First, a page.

Merrily we go round

The ICU is just such a different dynamic than the ED, especially in just the flow of the day. There are few things that I like less in all of medicine than rounding. Which is why I love the ER, as it doesn’t exist there. Maybe it does occasionally during shift change, but its litterally a one liner about each room and if they are staying or going.  But yesterday in the ICU, omg yesterday…. rounds….for…..eight…hours.  Somebody kill me. It sucks, primarily because there isn’t much to be done about it. The ICU was packed to the gills with people trying their hardest to die, so it just takes time. And I know this, but it doesn’t make it any less mind numbingly bearable. But when you don’t finish rounds until after four, essentially you are not starting to work on your individual patients until four, there is zero chance you are going to get home at a decent time. Nothing makes the ICU harder to deal with, at least for me, more so than getting home and having less than 15 minutes until I need to be in bed if I am going to get 8 hours of sleep.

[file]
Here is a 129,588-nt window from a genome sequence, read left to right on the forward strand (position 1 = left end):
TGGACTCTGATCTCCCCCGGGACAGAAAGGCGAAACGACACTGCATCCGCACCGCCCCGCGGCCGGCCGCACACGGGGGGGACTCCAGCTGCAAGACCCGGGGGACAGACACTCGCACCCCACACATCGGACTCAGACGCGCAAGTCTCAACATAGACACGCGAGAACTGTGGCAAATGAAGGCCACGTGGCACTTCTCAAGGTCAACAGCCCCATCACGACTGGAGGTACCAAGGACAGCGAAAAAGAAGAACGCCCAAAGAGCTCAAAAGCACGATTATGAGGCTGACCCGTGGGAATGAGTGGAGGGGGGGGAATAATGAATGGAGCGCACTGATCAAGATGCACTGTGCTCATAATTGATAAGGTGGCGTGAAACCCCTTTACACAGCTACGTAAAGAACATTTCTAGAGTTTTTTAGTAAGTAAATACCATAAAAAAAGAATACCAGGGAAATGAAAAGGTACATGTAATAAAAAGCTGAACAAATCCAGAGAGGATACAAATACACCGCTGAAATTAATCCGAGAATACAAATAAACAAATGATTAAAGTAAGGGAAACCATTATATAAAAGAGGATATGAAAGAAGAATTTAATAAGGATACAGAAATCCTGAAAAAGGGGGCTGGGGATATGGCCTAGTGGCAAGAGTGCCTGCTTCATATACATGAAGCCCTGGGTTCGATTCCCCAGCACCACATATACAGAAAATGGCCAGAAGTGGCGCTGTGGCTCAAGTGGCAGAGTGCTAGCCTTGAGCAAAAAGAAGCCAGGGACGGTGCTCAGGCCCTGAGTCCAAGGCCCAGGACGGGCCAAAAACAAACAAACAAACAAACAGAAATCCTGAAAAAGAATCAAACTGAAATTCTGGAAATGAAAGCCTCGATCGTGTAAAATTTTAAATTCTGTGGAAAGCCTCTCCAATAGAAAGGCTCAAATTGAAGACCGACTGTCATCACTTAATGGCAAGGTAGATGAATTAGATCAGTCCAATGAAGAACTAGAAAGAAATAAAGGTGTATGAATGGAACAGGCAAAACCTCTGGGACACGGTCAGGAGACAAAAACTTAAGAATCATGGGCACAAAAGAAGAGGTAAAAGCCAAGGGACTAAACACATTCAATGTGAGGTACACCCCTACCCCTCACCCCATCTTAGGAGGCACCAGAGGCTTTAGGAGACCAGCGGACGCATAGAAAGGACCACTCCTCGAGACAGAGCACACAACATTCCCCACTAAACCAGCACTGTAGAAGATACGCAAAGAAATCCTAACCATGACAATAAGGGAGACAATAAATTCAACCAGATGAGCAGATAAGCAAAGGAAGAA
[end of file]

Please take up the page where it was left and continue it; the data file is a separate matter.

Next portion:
About ER Jedi

I’m a resident doctor in Emergency Medicine and I’ve learned during the past few years that 1) I’ve had some pretty amazing experiences 2) I have a very bad short-term memory. So this blog is just a place for me to write about some of these experiences, from the ER, medical school, the wards and life in general. At least that way I’ll have some idea as to where I’ve been all this time. A scrap-book of sorts, a place to vent, organize some clinical tools and post a few good songs I’ve heard along the way.

Posted on October 28, 2011, in Uncategorized. Bookmark the permalink. 5 Comments.

  1. They also serve who only stand and wait. John Milton,Paradise Lost.

  2. I have a question: given the delicate and volatile situation most of these patients in ICU tend to be in, would not the status of the first patient you rounded on change by the time you end an 8 hour trip round the unit, thus initiating a vicious cycle that feeds off itself? 🙂

    Just asking…

    • Haha, very true. Plus the fact that I can hardly remember what we said about patient number one, 8 hours and 19 patients later, when it comes time to get to work.

      • In my hospital we do not have EMR and stuff, so I had a small pad (not iPad, but the paper and pen variety) where I made notes in my cryptic shorthand as we went around.

        The problem is that one has to remember a lot of stuff about each ICU patient and has to recall them at the drop of a hat because when a patient codes, you do not want to worry about whether or not they are the one with severe allergy to Amiodarone!

  3. My mistake-quote is from “On his blindness” by JM.

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